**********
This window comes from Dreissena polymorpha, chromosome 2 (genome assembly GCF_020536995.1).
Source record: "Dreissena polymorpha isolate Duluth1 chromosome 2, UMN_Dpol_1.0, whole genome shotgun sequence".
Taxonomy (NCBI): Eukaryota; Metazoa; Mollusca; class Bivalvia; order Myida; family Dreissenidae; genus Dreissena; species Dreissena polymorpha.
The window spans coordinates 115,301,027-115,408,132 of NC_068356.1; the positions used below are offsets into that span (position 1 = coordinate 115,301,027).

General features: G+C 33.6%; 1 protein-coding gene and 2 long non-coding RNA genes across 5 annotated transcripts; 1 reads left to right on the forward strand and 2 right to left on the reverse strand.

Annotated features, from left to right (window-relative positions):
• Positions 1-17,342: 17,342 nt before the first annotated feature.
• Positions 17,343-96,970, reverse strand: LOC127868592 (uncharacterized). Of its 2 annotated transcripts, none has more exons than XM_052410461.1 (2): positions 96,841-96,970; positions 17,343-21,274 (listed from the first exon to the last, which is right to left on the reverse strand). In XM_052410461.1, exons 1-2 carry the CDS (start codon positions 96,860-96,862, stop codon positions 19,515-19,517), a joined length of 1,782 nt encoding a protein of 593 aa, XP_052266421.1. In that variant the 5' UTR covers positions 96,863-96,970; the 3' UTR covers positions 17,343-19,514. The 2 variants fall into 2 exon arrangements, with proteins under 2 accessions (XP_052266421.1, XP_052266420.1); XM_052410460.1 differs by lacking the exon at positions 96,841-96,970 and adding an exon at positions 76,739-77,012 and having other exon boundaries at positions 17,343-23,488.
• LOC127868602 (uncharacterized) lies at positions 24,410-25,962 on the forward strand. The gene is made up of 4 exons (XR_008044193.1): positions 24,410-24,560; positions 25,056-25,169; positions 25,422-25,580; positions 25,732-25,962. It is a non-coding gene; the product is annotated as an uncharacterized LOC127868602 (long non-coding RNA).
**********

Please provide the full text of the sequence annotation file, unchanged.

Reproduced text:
This window comes from Dreissena polymorpha, chromosome 2 (genome assembly GCF_020536995.1).
Source record: "Dreissena polymorpha isolate Duluth1 chromosome 2, UMN_Dpol_1.0, whole genome shotgun sequence".
Taxonomy (NCBI): Eukaryota; Metazoa; Mollusca; class Bivalvia; order Myida; family Dreissenidae; genus Dreissena; species Dreissena polymorpha.
The window spans coordinates 115,301,027-115,408,132 of NC_068356.1; the positions used below are offsets into that span (position 1 = coordinate 115,301,027).

General features: G+C 33.6%; 1 protein-coding gene and 2 long non-coding RNA genes across 5 annotated transcripts; 1 reads left to right on the forward strand and 2 right to left on the reverse strand.

Annotated features, from left to right (window-relative positions):
• Positions 1-17,342: 17,342 nt before the first annotated feature.
• Positions 17,343-96,970, reverse strand: LOC127868592 (uncharacterized). Of its 2 annotated transcripts, none has more exons than XM_052410461.1 (2): positions 96,841-96,970; positions 17,343-21,274 (listed from the first exon to the last, which is right to left on the reverse strand). In XM_052410461.1, exons 1-2 carry the CDS (start codon positions 96,860-96,862, stop codon positions 19,515-19,517), a joined length of 1,782 nt encoding a protein of 593 aa, XP_052266421.1. In that variant the 5' UTR covers positions 96,863-96,970; the 3' UTR covers positions 17,343-19,514. The 2 variants fall into 2 exon arrangements, with proteins under 2 accessions (XP_052266421.1, XP_052266420.1); XM_052410460.1 differs by lacking the exon at positions 96,841-96,970 and adding an exon at positions 76,739-77,012 and having other exon boundaries at positions 17,343-23,488.
• LOC127868602 (uncharacterized) lies at positions 24,410-25,962 on the forward strand. The gene is made up of 4 exons (XR_008044193.1): positions 24,410-24,560; positions 25,056-25,169; positions 25,422-25,580; positions 25,732-25,962. It is a non-coding gene; the product is annotated as an uncharacterized LOC127868602 (long non-coding RNA).